The flight of a British army ambulance, carrying medical personnel, in the face of the German advance on Tobruk, (20 degrees North, 0 degrees East) in World War 2, is wonderfully told in the film Ice Cold in Alex. It was shot on location in Libya in 1958. The flight is eastwards into Egypt. This week, members of the Gaddafi family reportedly took flight westwards into Algeria, as part of the end-game in the welcome fall of the Gaddafi regime.
Ice Cold in Alex illustrates the long involvement of foreign military powers in the deserts of northern Africa. The latest intervention, this time by NATO forces on a mission to save civilian lives using air cover and, openly exceeding their brief with troops on the ground, escalated the local uprising to all out war.
It is a short step from a liberal life-saving intervention to a surge for regime change and an asset grab.
Which is how the carve up is emerging as the fledgling National Transition Council administration seeks to get a grip on the ending of conflict, the legacy of Gaddafi's mis-rule and the very basics of water supply, sanitation, food distribution, healthcare, transport and productive economic activity.
These tasks require the sort of team work championed in Ice Cold in Alex when the crew of the ambulance push it up a vertiginous sand dune. They all push together, but it is the South African/German character, the enemy, who performs the heroics that save them.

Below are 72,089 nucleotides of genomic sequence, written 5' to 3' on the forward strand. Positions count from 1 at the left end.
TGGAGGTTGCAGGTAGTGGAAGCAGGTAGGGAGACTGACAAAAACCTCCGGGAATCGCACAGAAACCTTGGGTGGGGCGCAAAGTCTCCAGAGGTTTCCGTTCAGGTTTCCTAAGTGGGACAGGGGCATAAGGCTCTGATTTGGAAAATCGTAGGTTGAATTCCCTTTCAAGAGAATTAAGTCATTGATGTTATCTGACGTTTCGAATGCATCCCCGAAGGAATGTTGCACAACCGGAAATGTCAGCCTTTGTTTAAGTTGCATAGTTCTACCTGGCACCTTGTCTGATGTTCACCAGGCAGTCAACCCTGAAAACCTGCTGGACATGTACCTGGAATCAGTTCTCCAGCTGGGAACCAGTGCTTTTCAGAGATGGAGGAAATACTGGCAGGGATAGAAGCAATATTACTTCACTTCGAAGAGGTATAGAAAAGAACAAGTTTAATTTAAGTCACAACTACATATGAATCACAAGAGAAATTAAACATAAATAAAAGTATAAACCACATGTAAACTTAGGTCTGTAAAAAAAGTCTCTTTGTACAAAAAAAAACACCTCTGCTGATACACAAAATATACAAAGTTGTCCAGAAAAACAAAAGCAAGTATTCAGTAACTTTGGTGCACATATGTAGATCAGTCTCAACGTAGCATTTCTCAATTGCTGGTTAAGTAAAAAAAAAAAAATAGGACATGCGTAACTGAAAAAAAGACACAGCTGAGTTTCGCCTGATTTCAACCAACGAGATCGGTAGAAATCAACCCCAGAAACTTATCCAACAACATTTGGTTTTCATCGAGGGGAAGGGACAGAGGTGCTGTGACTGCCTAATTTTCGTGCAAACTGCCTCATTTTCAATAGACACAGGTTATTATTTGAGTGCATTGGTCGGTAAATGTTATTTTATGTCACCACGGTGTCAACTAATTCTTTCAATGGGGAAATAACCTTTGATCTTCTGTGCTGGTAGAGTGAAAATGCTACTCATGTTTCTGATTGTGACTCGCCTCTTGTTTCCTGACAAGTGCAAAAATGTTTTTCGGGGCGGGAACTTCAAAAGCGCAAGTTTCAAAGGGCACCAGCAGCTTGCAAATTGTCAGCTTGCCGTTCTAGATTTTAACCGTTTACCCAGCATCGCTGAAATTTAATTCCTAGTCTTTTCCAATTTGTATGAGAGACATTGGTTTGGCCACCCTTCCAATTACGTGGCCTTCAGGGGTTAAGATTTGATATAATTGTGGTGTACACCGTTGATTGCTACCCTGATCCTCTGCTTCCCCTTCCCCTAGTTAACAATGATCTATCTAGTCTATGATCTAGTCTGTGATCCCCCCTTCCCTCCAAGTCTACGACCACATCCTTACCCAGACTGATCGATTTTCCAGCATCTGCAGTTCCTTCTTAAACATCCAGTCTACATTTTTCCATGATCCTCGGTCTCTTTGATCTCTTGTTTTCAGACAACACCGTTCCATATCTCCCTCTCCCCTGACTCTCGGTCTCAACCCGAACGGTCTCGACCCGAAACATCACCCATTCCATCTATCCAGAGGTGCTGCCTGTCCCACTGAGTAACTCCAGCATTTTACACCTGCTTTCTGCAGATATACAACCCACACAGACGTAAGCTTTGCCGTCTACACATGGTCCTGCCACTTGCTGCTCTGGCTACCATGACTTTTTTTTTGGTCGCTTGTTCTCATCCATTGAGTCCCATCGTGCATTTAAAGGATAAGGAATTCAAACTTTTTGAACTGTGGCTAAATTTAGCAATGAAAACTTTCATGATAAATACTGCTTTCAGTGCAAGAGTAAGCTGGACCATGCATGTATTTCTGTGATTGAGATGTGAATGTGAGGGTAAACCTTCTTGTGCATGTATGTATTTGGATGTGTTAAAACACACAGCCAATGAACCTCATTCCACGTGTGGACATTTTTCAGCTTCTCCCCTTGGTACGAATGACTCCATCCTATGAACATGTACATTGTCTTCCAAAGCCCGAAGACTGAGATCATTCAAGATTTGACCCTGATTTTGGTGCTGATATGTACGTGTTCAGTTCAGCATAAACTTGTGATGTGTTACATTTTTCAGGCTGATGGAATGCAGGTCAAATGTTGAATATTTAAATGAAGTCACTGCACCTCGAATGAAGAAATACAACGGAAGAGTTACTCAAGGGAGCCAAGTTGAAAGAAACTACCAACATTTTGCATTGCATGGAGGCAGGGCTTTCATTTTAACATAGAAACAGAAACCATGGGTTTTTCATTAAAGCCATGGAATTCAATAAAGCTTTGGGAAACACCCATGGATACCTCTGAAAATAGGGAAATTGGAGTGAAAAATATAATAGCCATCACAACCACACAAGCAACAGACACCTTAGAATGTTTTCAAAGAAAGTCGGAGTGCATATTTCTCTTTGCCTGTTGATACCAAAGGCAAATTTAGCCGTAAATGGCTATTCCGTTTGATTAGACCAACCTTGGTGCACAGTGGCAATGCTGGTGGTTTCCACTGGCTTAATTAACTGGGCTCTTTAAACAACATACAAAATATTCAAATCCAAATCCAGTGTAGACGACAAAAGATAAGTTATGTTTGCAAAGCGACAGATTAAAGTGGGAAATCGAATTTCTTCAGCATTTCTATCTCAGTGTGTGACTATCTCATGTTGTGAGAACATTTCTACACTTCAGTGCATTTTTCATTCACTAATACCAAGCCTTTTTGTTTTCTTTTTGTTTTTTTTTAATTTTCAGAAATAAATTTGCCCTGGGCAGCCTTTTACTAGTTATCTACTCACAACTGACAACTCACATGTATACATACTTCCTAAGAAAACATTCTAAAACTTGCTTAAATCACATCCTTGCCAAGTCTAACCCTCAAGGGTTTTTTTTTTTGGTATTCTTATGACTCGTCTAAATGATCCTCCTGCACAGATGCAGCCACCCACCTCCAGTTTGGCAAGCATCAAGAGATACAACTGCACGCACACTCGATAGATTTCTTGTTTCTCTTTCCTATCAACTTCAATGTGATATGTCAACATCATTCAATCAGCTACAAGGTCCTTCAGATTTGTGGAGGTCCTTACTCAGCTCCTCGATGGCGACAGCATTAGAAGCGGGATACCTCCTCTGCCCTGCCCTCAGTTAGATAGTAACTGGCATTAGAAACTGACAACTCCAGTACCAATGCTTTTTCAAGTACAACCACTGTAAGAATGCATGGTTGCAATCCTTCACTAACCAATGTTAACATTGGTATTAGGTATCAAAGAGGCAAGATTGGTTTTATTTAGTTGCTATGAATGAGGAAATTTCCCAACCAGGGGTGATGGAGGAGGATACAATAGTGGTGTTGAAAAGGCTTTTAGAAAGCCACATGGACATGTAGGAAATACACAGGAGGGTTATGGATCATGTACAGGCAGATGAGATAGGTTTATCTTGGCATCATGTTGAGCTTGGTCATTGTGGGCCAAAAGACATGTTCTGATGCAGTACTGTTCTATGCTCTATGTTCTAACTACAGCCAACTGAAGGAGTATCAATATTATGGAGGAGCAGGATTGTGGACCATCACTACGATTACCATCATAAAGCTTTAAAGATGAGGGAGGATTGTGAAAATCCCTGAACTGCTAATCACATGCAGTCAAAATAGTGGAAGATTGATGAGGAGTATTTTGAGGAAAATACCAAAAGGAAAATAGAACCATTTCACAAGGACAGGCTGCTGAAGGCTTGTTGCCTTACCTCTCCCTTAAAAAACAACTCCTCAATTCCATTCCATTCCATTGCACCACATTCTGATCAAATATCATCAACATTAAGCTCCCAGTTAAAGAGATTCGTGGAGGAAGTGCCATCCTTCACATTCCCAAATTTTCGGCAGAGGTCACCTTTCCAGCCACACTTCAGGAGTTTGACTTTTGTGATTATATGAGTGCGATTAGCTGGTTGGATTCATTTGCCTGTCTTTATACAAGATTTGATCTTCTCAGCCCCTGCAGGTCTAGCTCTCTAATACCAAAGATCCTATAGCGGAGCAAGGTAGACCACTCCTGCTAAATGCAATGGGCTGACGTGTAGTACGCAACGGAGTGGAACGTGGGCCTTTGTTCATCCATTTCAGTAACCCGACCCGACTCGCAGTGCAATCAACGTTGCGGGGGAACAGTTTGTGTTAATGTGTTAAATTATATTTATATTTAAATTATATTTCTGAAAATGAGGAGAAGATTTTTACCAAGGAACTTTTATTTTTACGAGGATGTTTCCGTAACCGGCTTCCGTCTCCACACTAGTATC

Of course Western interventions are always heroic, including the current NATO one. But who evaluates such endeavours? Who performs the cost-benefit analysis, factoring in the human and longer-term costs? If the brief was to protect lives and if evidence is now mounting of revenge killings by both rebel and Gaddafi loyalist troops, can the NATO mission be said to have succeeded? The claim is made that more lives would have been lost. The assertion follows that NATO and the Western powers are simply trying to help as the locals get on with killing each other.
'Helping' is how the carve up will be characterised in coming months. What Arundhati Roy calls replacing 'the old despots with a more streamlined, less obvious form of despotism.' The new administration in Libya will not be keen to do business with China, Russia, Brazil and other allies of Gaddafi. They will favour France and Britain, who are currently trumpeting their roles in the war, in blatantly self-serving analyses of their efforts.
The Libyan people deserve a cooling draught, alcoholic or otherwise, as in the tremendous last scene in Ice Cold in Alex. The ambulance crew, enemies and allies, line along the bar. The barman pours frothy glasses of cold lager. Captain Anson fingers the condensation on the glass, then gulps the lager down in a single swig, uttering the telling line: 'Worth waiting for.'
Many challenges face the people of Libya and foreign business interests will exploit them as they do in Iraq. Rather than sectarian and civil turmoil, can Libyans hope that solidarity will infuse their future, valuing the contribution of the enemy close at hand as they push the ambulance of state, bearing the Libyan dead and wounded, through the treacherous sands of foreign 'benevolence'?
Ice Cold in Alex; Associated British Picture Corporation; 1958
Arundhati Roy; interview; New Internationalist; September 2011